Polo Tycoon John Goodman Told Dispatcher 'I Didn't See That Car Coming'

PHOTO: John Goodman listens to testimony during the second day of his trial on March 14, 2012 , in West Palm Beach, Fla.PlayLannis Waters/The Palm Beach Post/AP Photo
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A prosecutor who grilled polo tycoon John Goodman in his vehicular homicide trial today tried to cast doubt on his claim that he was sober, that his car malfunctioned and that he didn't know what he had hit.

Prosecutor Ellen Roberts ended her questioning by reading from a transcript of Goodman's call to 911 about an hour after the accident.

"I must be in big trouble, huh," Roberts read out to the court, quoting Goodman. "I just didn't see that car coming."

Goodman, 48, crashed into Scott Wilson's Hyundai in February 2010, knocking the car into a canal where Wilson, 23, drowned.

The multi-millionaire is being tried on charges of DUI manslaughter, vehicular homicide and leaving the scene of a crash. He has pleaded not guilty, and faces up to 30 years in prison if he is convicted.

Goodman testified that he was sober at the time of the accident, but drank a lot of alcohol after the crash to alleviate the pain from a broken wrist, fracture chest and back injuries.

He and his attorneys have maintained that he was suffering from a concussion and did not know where he was or what happened, and didn't know what he had hit. He walked away from the accident to find a phone because his cell phone had died, he testified.

After a series of questions apparently meant to raise doubt about Goodman's version of events, Roberts asked, "Why didn't you just stay there?"

Goodman said he was looking for a phone to call for help.

Referring to the canal where Wilson drowned, she asked Goodman, "You knew that car was in there, didn't you?"

"Absolutely not," Goodman replied.

"What, did it just disappear?" she shot back.

The judge called a recess shortly after, but kept the attorneys in court and said that a court officer had been alerted that during the questioning of Goodman today "a state attorney keeps making faces at us."

"That's not true," Roberts quickly stated, but the judge told the lawyers such actions would be "unprofessional and will not be tolerated by me."

Defense lawyer Roy Black had made a similar complaint earlier in the day.

Earlier in the day Goodman testified that he went to two gatherings earlier that night with friends and had four drinks: a vodka tonic at the White Horse Tavern and then two shots of tequila and a shot of Grey Goose vodka at the Players Club.

His Players Club bill shows a tab for more than 10 tequilas and other drinks, but Goodman said he bought a round for friends.

When asked if he was impaired, the 6-foot-1 and 220 pound man said, "Absolutely not."

Goodman said he was on his way to a Wendy's restaurant about midnight for a late night frosty when the crash occurred.

"I was travelling down and I began to apply my brakes and the car did not seem to be stopping as easily as I was used to, and I slowed near a stop sign and I applied the brake," he testified.

"I took my foot off the brake and that was the last thing I remember," he said.

Goodman's $200,000 Bentley raced through the stop sign, slamming into Wilson's vehicle.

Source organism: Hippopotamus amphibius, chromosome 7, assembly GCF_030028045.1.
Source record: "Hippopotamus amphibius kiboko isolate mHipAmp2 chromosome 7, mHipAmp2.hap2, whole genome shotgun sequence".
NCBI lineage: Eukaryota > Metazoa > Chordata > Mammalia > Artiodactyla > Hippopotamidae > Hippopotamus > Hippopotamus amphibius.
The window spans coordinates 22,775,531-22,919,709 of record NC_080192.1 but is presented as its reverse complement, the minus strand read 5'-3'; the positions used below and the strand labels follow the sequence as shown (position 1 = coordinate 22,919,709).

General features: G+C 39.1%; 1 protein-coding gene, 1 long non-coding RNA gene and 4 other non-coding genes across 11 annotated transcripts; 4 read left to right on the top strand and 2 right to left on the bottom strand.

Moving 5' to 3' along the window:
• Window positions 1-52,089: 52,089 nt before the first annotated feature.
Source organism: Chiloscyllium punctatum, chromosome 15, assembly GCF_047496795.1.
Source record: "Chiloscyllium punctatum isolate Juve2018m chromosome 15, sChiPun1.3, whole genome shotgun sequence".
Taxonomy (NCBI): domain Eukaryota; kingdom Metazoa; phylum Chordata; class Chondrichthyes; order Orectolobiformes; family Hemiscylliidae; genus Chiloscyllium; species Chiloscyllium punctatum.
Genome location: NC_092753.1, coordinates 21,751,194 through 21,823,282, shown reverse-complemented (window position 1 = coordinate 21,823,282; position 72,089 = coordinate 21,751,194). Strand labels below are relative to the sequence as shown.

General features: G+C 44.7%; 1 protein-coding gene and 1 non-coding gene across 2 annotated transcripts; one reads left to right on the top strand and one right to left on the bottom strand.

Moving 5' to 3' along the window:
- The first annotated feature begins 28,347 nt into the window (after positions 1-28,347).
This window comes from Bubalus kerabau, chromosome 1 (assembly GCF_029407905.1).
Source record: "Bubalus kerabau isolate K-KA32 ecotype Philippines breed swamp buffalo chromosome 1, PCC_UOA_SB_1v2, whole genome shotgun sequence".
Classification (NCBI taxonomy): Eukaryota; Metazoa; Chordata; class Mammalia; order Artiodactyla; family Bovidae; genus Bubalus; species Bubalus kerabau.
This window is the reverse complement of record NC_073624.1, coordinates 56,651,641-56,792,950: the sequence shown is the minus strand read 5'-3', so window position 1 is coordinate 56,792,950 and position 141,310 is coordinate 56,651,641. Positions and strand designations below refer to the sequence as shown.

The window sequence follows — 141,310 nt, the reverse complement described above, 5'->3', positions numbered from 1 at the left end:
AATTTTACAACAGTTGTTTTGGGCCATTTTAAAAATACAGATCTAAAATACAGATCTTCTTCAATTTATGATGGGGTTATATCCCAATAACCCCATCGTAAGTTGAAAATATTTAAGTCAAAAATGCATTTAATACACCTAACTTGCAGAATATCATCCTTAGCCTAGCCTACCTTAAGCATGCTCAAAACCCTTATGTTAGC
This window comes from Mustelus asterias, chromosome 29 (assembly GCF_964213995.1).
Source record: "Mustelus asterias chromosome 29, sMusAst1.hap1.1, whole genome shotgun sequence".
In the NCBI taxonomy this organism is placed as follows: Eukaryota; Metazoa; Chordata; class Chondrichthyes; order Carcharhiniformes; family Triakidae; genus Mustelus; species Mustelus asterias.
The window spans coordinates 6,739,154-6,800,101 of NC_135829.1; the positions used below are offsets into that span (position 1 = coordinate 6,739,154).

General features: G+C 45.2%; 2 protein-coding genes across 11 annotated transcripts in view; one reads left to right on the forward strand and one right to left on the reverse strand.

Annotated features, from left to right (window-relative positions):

Goodman said that when he got out of the car he was dazed and didn't know where he was.

"I looked around and didn't see what I had hit.... I had a broken wrist and a fractured chest, my back was horrible, and I had a head injury. I was in pain," he said.

Goodman said he didn't see any other vehicles, and walked away, looking for a phone because his cell phone had died.

Wilson's Hyundai had landed upside down in a nearby canal with the engineering graduate still strapped into the driver's seat.

When asked by his attorney what he would have done if he knew a car had been knocked into the canal, Goodman replied, "If I knew there was another vehicle in the canal I would have gone in and done whatever I could."

Goodman said he wandered away from the accident in the dark, and came upon a barn with a light on. When no one answered his banging, he entered and went upstairs into a furnished office looking for a phone, he said.

When he couldn't find a phone, he sat down on a couch, and spotted a bottle of alcohol, he testified.

"I grabbed a bottle of liquor, thinking it would help with my pain," he said. "I was in excruciating pain. I was in a lot of pain."

Goodman said he went outside and spotted a light on a trailer in the distance. It was there, at the home of Lisa Pembleton, where he called 911, nearly an hour after the accident. The medical examiner testified earlier in the trial, that that time was the difference between life and death for Scott Wilson.

Goodman, founder of the International Polo Club Palm Beach, has already settled a civil suit over the crash after adopting his 42-year-old girlfriend to help protect his estate.

The trial has drawn national attention. Throughout, jurors have heard from the elite in the world of polo, including the face of Ralph Lauren and international polo star Ignacio "Nacho" Figueras. Figueras saw Goodman earlier that night at a polo charity event, where the model was serving as a celebrity bartender.

"He looked fine. When he said he was leaving, I walked with him to the door," Figueras said. He testified that he did not smell any alcohol on Goodman. Other defense witnesses said the same.

Goodman's defense team says that the crash was not Goodman's fault, arguing that he was sober and that his Bentley malfunctioned, accelerating through the intersection.

His lawyers have said that Goodman hit his head when his Bentley's side air bag did not deploy, and that he had a concussion and was confused in the hours after the accident.